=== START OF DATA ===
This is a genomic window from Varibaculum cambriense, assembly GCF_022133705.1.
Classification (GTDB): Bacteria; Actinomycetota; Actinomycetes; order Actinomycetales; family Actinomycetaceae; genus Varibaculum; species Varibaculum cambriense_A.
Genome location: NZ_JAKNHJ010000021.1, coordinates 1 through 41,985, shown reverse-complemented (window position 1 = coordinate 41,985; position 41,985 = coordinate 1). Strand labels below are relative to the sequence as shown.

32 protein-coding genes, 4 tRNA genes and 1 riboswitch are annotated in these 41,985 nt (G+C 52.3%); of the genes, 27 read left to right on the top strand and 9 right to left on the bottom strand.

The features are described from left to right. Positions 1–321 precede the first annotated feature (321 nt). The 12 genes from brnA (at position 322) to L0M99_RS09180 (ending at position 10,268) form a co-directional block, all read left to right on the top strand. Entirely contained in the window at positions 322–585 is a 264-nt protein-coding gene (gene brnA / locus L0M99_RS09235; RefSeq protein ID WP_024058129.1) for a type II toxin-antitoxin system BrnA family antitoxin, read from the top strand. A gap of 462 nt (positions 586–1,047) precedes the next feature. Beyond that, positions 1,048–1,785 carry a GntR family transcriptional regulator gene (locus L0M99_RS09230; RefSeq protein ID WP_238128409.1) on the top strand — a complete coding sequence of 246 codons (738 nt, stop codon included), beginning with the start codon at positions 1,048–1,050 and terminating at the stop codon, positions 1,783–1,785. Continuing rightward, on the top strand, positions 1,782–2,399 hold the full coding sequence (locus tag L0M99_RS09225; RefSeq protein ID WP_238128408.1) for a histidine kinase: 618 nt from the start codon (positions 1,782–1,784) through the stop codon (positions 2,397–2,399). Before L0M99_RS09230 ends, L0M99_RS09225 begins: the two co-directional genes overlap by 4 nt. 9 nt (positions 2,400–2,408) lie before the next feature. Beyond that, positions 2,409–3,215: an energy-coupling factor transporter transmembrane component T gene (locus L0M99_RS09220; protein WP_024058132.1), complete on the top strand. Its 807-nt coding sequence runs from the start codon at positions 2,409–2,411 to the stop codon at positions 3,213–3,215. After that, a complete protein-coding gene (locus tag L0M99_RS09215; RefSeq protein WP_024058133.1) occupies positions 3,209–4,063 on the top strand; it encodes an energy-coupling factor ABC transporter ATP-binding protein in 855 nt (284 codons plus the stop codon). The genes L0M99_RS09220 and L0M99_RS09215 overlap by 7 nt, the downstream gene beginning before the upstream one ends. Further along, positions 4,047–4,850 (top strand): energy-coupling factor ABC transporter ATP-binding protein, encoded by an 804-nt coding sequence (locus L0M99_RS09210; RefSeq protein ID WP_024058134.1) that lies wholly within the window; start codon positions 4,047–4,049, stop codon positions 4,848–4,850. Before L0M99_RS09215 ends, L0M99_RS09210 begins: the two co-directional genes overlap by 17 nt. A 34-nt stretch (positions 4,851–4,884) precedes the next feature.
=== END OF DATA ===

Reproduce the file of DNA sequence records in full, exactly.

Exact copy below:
This is a genomic window from Varibaculum cambriense, assembly GCF_022133705.1.
Classification (GTDB): Bacteria; Actinomycetota; Actinomycetes; order Actinomycetales; family Actinomycetaceae; genus Varibaculum; species Varibaculum cambriense_A.
Genome location: NZ_JAKNHJ010000021.1, coordinates 1 through 41,985, shown reverse-complemented (window position 1 = coordinate 41,985; position 41,985 = coordinate 1). Strand labels below are relative to the sequence as shown.

32 protein-coding genes, 4 tRNA genes and 1 riboswitch are annotated in these 41,985 nt (G+C 52.3%); of the genes, 27 read left to right on the top strand and 9 right to left on the bottom strand.

The features are described from left to right. Positions 1–321 precede the first annotated feature (321 nt). The 12 genes from brnA (at position 322) to L0M99_RS09180 (ending at position 10,268) form a co-directional block, all read left to right on the top strand. Entirely contained in the window at positions 322–585 is a 264-nt protein-coding gene (gene brnA / locus L0M99_RS09235; RefSeq protein ID WP_024058129.1) for a type II toxin-antitoxin system BrnA family antitoxin, read from the top strand. A gap of 462 nt (positions 586–1,047) precedes the next feature. Beyond that, positions 1,048–1,785 carry a GntR family transcriptional regulator gene (locus L0M99_RS09230; RefSeq protein ID WP_238128409.1) on the top strand — a complete coding sequence of 246 codons (738 nt, stop codon included), beginning with the start codon at positions 1,048–1,050 and terminating at the stop codon, positions 1,783–1,785. Continuing rightward, on the top strand, positions 1,782–2,399 hold the full coding sequence (locus tag L0M99_RS09225; RefSeq protein ID WP_238128408.1) for a histidine kinase: 618 nt from the start codon (positions 1,782–1,784) through the stop codon (positions 2,397–2,399). Before L0M99_RS09230 ends, L0M99_RS09225 begins: the two co-directional genes overlap by 4 nt. 9 nt (positions 2,400–2,408) lie before the next feature. Beyond that, positions 2,409–3,215: an energy-coupling factor transporter transmembrane component T gene (locus L0M99_RS09220; protein WP_024058132.1), complete on the top strand. Its 807-nt coding sequence runs from the start codon at positions 2,409–2,411 to the stop codon at positions 3,213–3,215. After that, a complete protein-coding gene (locus tag L0M99_RS09215; RefSeq protein WP_024058133.1) occupies positions 3,209–4,063 on the top strand; it encodes an energy-coupling factor ABC transporter ATP-binding protein in 855 nt (284 codons plus the stop codon). The genes L0M99_RS09220 and L0M99_RS09215 overlap by 7 nt, the downstream gene beginning before the upstream one ends. Further along, positions 4,047–4,850 (top strand): energy-coupling factor ABC transporter ATP-binding protein, encoded by an 804-nt coding sequence (locus L0M99_RS09210; RefSeq protein ID WP_024058134.1) that lies wholly within the window; start codon positions 4,047–4,049, stop codon positions 4,848–4,850. Before L0M99_RS09215 ends, L0M99_RS09210 begins: the two co-directional genes overlap by 17 nt. A 34-nt stretch (positions 4,851–4,884) precedes the next feature.